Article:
123I‐MIBG imaging for detection of anthracycline‐induced cardiomyopathy

Research output: Contribution to journalReviewResearchpeer-review

Adam Høgsbro Laursen, Jens Jakob Thune, Martin Hutchings, Philip Hasbak, Andreas Kjaer, Marie B Elming, Rasmus S Ripa

Due to improvements in early detection and treatment of malignant disease, the population of cancer survivors is constantly expanding. Cancer survivors are faced with chemotherapy-related long-term side effects, including irreversible cardiac injury with risk of heart failure (HF). Numerous antineoplastic regimens are associated with risk of cardiac side effects, but anthracyclines in particular carry a severe risk of cardiotoxicity. Currently, serial echocardiographic evaluation of resting left ventricular ejection fraction (LVEF) is the gold standard for monitoring anthracycline-induced cardiac side effects from chemotherapy. LVEF measurements are, however, limited by their low sensitivity. A normal LVEF does not exclude cardiotoxicity and declines in LVEF are usually not observed before the occurrence of irreversible cardiomyopathy. Hence, a clinically applicable high-sensitivity diagnostic tool for early detection of chemotherapy-related cardiotoxicity is still lacking and alternative non-invasive imaging modalities are therefore being investigated. (123) I-MIBG is a noradrenaline (NA) analogue used for evaluation of cardiac adrenergic function, including assessment of HF prognosis and evaluation of HF treatment response. However, the role of (123) I-MIBG for monitoring chemotherapy-related cardiotoxicity is still unclear. Here, we review the value of (123) I-MIBG imaging for early detection and prevention of anthracycline-induced cardiomyopathy.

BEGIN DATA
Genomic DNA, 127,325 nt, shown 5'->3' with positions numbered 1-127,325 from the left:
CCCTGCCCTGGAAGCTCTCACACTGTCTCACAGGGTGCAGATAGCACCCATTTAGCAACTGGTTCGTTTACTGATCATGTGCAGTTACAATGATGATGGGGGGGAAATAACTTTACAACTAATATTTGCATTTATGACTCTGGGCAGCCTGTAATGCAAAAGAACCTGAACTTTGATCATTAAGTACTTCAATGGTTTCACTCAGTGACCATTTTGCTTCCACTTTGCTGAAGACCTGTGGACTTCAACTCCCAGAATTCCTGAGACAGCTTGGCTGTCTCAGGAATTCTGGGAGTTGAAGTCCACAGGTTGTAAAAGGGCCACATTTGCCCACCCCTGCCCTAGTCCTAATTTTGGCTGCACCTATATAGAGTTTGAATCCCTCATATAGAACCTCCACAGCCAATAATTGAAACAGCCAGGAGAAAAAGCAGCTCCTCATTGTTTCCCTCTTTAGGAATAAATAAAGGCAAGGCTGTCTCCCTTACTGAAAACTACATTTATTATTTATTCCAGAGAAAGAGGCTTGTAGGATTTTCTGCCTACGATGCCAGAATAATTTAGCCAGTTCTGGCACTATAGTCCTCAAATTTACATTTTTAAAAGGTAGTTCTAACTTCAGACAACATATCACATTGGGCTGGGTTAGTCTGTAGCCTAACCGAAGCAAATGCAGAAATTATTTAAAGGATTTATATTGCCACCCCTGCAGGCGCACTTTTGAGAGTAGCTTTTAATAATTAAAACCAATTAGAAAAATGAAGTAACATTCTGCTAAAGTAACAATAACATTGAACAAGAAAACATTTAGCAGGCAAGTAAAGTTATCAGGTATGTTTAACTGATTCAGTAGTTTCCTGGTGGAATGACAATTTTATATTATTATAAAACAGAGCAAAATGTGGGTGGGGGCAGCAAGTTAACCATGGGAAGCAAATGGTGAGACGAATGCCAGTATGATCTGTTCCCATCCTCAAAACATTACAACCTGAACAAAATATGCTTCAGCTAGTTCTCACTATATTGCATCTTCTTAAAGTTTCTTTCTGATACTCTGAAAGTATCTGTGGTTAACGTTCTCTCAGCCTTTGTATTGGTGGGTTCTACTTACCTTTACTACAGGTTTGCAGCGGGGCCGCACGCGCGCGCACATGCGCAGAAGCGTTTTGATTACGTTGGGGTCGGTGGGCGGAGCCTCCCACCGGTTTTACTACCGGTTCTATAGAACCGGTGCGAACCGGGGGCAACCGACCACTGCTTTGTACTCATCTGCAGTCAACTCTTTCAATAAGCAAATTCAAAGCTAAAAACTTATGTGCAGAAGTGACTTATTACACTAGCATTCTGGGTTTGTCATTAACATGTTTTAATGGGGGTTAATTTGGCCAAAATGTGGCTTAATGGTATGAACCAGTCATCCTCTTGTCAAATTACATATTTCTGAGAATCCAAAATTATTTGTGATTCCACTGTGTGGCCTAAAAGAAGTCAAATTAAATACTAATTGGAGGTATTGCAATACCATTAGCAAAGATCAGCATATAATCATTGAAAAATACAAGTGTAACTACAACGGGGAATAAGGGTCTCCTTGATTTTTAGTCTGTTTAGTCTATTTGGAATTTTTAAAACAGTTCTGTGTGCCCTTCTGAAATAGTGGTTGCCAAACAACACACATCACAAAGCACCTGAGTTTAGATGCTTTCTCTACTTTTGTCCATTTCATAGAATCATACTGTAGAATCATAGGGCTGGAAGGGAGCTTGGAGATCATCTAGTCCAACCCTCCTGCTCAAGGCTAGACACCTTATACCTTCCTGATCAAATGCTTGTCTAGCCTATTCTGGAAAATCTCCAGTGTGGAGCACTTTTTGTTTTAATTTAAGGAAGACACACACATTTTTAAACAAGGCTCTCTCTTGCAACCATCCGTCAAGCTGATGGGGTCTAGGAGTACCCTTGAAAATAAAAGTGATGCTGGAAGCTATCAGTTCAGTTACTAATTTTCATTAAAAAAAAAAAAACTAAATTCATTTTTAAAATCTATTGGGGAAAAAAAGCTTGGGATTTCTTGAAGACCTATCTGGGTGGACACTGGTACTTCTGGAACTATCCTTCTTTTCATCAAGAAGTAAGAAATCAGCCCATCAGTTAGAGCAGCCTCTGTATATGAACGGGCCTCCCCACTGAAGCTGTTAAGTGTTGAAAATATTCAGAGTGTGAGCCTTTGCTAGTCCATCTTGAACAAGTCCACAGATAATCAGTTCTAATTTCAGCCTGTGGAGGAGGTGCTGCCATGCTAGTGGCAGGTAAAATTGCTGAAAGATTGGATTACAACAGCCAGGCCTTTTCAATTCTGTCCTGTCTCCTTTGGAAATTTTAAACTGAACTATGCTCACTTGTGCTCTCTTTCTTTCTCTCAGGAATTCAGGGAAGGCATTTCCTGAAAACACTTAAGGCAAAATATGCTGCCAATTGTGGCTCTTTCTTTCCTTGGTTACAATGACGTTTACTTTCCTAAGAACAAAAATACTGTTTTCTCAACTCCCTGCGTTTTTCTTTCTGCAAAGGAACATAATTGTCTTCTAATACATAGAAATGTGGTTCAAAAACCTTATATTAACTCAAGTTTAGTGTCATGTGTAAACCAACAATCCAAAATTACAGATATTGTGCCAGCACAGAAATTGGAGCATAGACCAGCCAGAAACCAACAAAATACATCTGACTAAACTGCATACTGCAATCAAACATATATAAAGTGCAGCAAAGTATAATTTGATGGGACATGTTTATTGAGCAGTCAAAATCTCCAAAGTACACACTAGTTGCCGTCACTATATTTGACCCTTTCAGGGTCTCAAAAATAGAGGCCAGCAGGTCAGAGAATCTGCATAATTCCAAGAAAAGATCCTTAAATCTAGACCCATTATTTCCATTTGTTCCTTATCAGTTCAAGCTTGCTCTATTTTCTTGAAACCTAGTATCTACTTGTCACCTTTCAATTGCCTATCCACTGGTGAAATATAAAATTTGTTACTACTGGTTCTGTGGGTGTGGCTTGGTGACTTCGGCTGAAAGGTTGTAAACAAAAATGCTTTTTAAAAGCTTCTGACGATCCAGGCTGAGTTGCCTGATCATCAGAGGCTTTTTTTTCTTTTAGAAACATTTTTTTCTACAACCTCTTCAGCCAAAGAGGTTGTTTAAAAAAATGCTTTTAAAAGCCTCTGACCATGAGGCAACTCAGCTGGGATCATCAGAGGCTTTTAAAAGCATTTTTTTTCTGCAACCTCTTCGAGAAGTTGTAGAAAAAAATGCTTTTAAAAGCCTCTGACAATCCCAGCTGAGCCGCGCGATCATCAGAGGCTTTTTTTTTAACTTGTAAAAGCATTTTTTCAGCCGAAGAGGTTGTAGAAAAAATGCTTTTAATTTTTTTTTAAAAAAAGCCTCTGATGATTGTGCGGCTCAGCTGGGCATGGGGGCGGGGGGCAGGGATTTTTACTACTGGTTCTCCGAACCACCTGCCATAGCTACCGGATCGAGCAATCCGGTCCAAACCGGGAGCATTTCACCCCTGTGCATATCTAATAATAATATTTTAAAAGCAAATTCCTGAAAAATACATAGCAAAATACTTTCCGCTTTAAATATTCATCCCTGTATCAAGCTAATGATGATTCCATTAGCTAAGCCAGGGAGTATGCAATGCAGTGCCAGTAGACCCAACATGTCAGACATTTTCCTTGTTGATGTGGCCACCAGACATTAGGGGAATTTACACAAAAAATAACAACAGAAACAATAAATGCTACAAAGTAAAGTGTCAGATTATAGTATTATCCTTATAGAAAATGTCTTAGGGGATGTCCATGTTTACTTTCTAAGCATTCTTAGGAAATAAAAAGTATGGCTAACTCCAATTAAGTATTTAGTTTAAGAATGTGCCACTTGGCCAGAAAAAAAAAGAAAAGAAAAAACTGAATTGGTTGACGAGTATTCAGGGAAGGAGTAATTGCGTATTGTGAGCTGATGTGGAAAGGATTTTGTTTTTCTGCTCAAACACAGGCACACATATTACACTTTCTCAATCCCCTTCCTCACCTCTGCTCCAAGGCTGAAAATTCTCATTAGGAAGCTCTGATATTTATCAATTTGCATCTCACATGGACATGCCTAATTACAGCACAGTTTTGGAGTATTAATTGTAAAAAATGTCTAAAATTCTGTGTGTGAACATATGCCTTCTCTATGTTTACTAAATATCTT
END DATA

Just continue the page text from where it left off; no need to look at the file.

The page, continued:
Original languageEnglish
JournalClinical Physiology and Functional Imaging
Issue number2
Pages (from-to)176-185
Publication statusPublished - Mar 2018

    Research areas

  • Journal Article, Review

ID: 174693568